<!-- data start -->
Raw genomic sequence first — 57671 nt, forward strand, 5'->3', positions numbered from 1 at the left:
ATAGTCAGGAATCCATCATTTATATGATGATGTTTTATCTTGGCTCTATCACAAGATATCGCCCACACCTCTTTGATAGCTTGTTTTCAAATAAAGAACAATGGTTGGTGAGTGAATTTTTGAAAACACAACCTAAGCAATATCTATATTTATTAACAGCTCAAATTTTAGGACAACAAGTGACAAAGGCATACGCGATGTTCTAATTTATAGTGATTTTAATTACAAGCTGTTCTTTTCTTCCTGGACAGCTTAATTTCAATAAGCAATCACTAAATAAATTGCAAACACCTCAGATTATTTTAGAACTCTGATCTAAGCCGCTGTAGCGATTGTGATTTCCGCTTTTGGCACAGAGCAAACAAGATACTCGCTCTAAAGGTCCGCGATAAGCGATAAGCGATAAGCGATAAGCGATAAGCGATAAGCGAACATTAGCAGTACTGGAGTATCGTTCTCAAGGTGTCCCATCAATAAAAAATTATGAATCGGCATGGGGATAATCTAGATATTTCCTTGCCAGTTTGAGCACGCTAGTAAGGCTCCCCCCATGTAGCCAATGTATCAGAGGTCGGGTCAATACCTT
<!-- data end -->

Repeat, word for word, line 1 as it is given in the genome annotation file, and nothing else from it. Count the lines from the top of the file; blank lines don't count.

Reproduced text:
Raw genomic sequence first — 57671 nt, forward strand, 5'->3', positions numbered from 1 at the left: